The Kremlin’s Political Prisoners: The Case of Maxim Smyshlyaev
Maxim Smyshlyaev, a resident of the city of Rostov-on-Don of left persuasions. At the time of his arrest, he worked at a McDonald’s outlet and studied extramurally at the Institute of History and International Relations of the Southern Federal University. He was sentenced to 10 years of imprisonment in a strict-regime penal colony under Part 3 of Article 205.1 (‘Complicity in the preparation of a terrorist act’) of the Russian Criminal Code for having allegedly aided Artur Panov, a minor holding the citizenship of Ukraine, in the preparation of a terrorist act that did not take place. Smyshlyaev has been held in custody since April 22, 2016. The Memorial Human Rights Center recognizes Maxim Smyshlyaev as political prisoner.
The criminal case against Maxim Smyshlyaev took place amid an ongoing anti-Ukrainian campaign in the state-owned media and in the statements of senior Russian government officials started in the spring of 2014. One of the components of this campaign is the initiation of criminal cases against citizens who publicly express different from official views on what was happening in Ukraine, or in any way connected with Ukraine. From the Memorial Human Right Center’s point of view, the criminal case against the leftist resident of Rostov-on-Don should be considered in the light of the anti-Ukrainian campaign.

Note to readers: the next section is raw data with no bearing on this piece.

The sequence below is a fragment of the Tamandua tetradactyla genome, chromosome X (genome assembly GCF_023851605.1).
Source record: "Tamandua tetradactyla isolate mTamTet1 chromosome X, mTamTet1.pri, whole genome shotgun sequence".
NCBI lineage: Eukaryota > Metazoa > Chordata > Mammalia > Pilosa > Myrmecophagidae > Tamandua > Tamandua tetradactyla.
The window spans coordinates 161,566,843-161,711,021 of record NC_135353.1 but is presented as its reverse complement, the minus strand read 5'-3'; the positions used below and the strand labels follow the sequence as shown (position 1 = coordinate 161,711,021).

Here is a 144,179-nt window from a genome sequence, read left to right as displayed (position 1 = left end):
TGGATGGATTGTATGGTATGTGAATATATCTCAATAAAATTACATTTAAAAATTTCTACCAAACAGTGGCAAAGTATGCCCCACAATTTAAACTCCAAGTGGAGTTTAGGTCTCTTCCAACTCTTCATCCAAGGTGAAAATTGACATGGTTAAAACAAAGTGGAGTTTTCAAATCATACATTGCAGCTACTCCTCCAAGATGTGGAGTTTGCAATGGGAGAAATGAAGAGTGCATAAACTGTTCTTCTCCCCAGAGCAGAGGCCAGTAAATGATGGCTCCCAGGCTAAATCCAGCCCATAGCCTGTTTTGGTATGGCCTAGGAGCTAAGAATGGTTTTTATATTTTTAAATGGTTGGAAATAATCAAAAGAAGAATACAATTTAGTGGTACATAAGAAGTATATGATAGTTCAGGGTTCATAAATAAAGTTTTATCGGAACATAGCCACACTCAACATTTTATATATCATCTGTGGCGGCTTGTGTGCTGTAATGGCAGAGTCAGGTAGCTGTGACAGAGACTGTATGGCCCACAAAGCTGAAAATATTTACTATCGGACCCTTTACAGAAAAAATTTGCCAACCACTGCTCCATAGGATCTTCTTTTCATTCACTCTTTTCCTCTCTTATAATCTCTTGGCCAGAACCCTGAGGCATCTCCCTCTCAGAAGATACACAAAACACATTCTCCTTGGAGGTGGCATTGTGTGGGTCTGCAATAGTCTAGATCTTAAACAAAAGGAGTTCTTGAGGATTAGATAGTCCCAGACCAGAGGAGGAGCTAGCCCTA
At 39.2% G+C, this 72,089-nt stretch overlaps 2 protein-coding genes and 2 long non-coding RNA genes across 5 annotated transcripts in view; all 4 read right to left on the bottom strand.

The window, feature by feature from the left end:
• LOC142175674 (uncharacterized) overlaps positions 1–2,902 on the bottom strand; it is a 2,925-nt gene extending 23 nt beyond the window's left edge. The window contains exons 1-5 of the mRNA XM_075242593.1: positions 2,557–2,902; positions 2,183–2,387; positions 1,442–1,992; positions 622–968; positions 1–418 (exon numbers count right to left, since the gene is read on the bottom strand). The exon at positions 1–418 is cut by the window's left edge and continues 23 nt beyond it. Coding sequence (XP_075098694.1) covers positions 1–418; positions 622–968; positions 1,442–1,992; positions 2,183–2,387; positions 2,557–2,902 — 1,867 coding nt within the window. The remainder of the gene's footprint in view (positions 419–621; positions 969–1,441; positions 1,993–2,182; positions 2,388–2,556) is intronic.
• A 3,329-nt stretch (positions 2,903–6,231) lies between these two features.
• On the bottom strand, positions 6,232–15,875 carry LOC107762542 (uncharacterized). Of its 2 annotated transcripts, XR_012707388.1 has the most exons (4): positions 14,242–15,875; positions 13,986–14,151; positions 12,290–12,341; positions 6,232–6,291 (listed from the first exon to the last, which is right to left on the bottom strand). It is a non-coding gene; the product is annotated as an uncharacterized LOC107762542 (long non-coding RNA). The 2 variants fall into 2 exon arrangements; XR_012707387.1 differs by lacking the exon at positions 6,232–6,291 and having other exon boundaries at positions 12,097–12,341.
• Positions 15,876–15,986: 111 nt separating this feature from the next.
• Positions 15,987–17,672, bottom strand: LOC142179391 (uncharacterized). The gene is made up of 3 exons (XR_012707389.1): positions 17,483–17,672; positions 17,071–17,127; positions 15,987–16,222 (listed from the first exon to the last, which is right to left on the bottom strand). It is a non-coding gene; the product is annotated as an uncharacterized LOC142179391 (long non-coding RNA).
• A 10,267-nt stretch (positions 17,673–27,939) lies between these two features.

Smyshlyaev’s political views are explicitly mentioned in the case documents (“… by his ideological and political views, he is an adherent of communist ideas and an opponent of the current authorities in the Russian Federation …”). The fact that the accused is “a supporter of left-wing ideology and an active opponent of the policy of the current authorities of the Russian Federation” is indicated in the decision of the Leninsky District Court of the city of Rostov-on-Don of June 2, 2016 as an argument confirming the need to extend the period of detention of Smyshlyaev in custody. The above allows us to talk about the presence of an obvious political component in the criminal case. The investigation tried to connect Panov with left-wing activists in the South of Russia so that one can talk about the existence of a connection between Russian opposition leaders and Ukrainian radical groups. So, on December 7, 2015, Daria Polyudova, who was recognized as a political prisoner by Memorial, was interrogated only because Panov’s account “Arthur Romberg” was listed in her VKontakte friends.
The materials of the case demonstrate convincingly that Smyshlyaev is innocent of having prepared an act of terrorism. The criminal investigation has no evidence that Smyshlyaev perceived his communications with the seventeen-year-old teenager as a preparation for acts of terrorism, and searches revealed that Smyshlyaev didn’t possessed any banned objects (weapons, explosive substances or parts of a short-barrelled sniper’s rifle). In practice, the investigation has relied exclusively on the fact that Smyshlyaev and Panov had been in communication initiated by the latter when he proposed to Smyshlyaev to take part in illegal activity.
Based on the criteria of the Memorial Human Rights Center, Maxim Smyshlyaev is a political prisoner due to the fact that imprisonment was applied due to his political views in violation of the right to a fair trial, other rights and freedoms guaranteed by the International Covenant on Civil and Political Rights or The European Convention for the Protection of Human Rights and Fundamental Freedoms, in the absence of corpus delicti.